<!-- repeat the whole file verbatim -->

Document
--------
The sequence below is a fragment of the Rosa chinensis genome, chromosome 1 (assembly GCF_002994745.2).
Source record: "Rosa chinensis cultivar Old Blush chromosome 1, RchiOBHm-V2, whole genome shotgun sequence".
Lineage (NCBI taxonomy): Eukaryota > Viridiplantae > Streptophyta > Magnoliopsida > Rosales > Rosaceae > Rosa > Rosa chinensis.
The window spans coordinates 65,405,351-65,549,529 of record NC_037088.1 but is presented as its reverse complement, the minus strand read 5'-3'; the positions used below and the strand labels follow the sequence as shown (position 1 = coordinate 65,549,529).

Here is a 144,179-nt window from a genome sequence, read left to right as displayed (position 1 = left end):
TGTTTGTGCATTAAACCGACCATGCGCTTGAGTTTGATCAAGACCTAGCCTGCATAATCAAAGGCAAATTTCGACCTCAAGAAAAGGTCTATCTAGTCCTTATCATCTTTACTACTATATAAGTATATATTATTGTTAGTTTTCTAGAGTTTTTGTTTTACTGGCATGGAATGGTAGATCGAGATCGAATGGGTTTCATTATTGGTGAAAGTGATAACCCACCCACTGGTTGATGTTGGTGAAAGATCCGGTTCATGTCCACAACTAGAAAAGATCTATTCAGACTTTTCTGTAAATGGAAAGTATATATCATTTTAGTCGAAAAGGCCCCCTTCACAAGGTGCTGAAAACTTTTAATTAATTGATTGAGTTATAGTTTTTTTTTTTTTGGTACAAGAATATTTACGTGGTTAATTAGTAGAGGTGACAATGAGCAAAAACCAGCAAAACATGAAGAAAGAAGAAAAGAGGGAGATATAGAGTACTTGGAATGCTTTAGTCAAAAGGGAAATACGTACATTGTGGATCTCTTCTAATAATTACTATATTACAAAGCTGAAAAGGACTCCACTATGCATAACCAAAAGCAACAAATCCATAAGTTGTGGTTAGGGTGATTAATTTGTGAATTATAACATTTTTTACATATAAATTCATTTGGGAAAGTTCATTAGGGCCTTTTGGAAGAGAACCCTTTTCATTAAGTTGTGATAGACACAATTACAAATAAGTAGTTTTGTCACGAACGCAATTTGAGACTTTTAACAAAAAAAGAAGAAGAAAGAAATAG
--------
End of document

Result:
The sequence below is a fragment of the Rosa chinensis genome, chromosome 1 (assembly GCF_002994745.2).
Source record: "Rosa chinensis cultivar Old Blush chromosome 1, RchiOBHm-V2, whole genome shotgun sequence".
Lineage (NCBI taxonomy): Eukaryota > Viridiplantae > Streptophyta > Magnoliopsida > Rosales > Rosaceae > Rosa > Rosa chinensis.
The window spans coordinates 65,405,351-65,549,529 of record NC_037088.1 but is presented as its reverse complement, the minus strand read 5'-3'; the positions used below and the strand labels follow the sequence as shown (position 1 = coordinate 65,549,529).

Here is a 144,179-nt window from a genome sequence, read left to right as displayed (position 1 = left end):
TGTTTGTGCATTAAACCGACCATGCGCTTGAGTTTGATCAAGACCTAGCCTGCATAATCAAAGGCAAATTTCGACCTCAAGAAAAGGTCTATCTAGTCCTTATCATCTTTACTACTATATAAGTATATATTATTGTTAGTTTTCTAGAGTTTTTGTTTTACTGGCATGGAATGGTAGATCGAGATCGAATGGGTTTCATTATTGGTGAAAGTGATAACCCACCCACTGGTTGATGTTGGTGAAAGATCCGGTTCATGTCCACAACTAGAAAAGATCTATTCAGACTTTTCTGTAAATGGAAAGTATATATCATTTTAGTCGAAAAGGCCCCCTTCACAAGGTGCTGAAAACTTTTAATTAATTGATTGAGTTATAGTTTTTTTTTTTTTGGTACAAGAATATTTACGTGGTTAATTAGTAGAGGTGACAATGAGCAAAAACCAGCAAAACATGAAGAAAGAAGAAAAGAGGGAGATATAGAGTACTTGGAATGCTTTAGTCAAAAGGGAAATACGTACATTGTGGATCTCTTCTAATAATTACTATATTACAAAGCTGAAAAGGACTCCACTATGCATAACCAAAAGCAACAAATCCATAAGTTGTGGTTAGGGTGATTAATTTGTGAATTATAACATTTTTTACATATAAATTCATTTGGGAAAGTTCATTAGGGCCTTTTGGAAGAGAACCCTTTTCATTAAGTTGTGATAGACACAATTACAAATAAGTAGTTTTGTCACGAACGCAATTTGAGACTTTTAACAAAAAAAGAAGAAGAAAGAAATAG